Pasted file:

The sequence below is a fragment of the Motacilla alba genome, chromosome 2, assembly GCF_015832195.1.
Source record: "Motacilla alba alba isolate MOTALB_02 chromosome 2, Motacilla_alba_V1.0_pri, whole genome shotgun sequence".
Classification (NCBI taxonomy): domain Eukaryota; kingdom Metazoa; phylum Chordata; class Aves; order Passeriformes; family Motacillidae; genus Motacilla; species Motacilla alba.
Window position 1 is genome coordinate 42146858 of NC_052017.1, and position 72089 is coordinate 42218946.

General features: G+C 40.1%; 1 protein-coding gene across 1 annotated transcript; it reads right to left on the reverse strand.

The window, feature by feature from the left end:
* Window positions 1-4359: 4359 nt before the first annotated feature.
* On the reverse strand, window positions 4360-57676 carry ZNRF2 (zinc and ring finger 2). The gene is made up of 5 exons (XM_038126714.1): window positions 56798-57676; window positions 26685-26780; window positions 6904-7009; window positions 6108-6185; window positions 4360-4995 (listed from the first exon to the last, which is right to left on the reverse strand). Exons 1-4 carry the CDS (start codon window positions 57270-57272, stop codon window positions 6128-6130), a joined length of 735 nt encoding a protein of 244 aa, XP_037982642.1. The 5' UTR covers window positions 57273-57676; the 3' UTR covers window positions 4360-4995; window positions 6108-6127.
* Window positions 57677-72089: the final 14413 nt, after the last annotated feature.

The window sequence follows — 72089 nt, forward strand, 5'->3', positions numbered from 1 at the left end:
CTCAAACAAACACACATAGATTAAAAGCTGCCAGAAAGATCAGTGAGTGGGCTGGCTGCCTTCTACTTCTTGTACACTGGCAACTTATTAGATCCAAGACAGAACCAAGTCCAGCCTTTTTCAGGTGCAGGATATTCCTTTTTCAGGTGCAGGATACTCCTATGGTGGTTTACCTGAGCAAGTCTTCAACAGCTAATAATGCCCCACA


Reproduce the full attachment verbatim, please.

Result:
The sequence below is a fragment of the Motacilla alba genome, chromosome 2, assembly GCF_015832195.1.
Source record: "Motacilla alba alba isolate MOTALB_02 chromosome 2, Motacilla_alba_V1.0_pri, whole genome shotgun sequence".
Classification (NCBI taxonomy): domain Eukaryota; kingdom Metazoa; phylum Chordata; class Aves; order Passeriformes; family Motacillidae; genus Motacilla; species Motacilla alba.
Window position 1 is genome coordinate 42146858 of NC_052017.1, and position 72089 is coordinate 42218946.

General features: G+C 40.1%; 1 protein-coding gene across 1 annotated transcript; it reads right to left on the reverse strand.

The window, feature by feature from the left end:
* Window positions 1-4359: 4359 nt before the first annotated feature.
* On the reverse strand, window positions 4360-57676 carry ZNRF2 (zinc and ring finger 2). The gene is made up of 5 exons (XM_038126714.1): window positions 56798-57676; window positions 26685-26780; window positions 6904-7009; window positions 6108-6185; window positions 4360-4995 (listed from the first exon to the last, which is right to left on the reverse strand). Exons 1-4 carry the CDS (start codon window positions 57270-57272, stop codon window positions 6128-6130), a joined length of 735 nt encoding a protein of 244 aa, XP_037982642.1. The 5' UTR covers window positions 57273-57676; the 3' UTR covers window positions 4360-4995; window positions 6108-6127.
* Window positions 57677-72089: the final 14413 nt, after the last annotated feature.

The window sequence follows — 72089 nt, forward strand, 5'->3', positions numbered from 1 at the left end:
CTCAAACAAACACACATAGATTAAAAGCTGCCAGAAAGATCAGTGAGTGGGCTGGCTGCCTTCTACTTCTTGTACACTGGCAACTTATTAGATCCAAGACAGAACCAAGTCCAGCCTTTTTCAGGTGCAGGATATTCCTTTTTCAGGTGCAGGATACTCCTATGGTGGTTTACCTGAGCAAGTCTTCAACAGCTAATAATGCCCCACA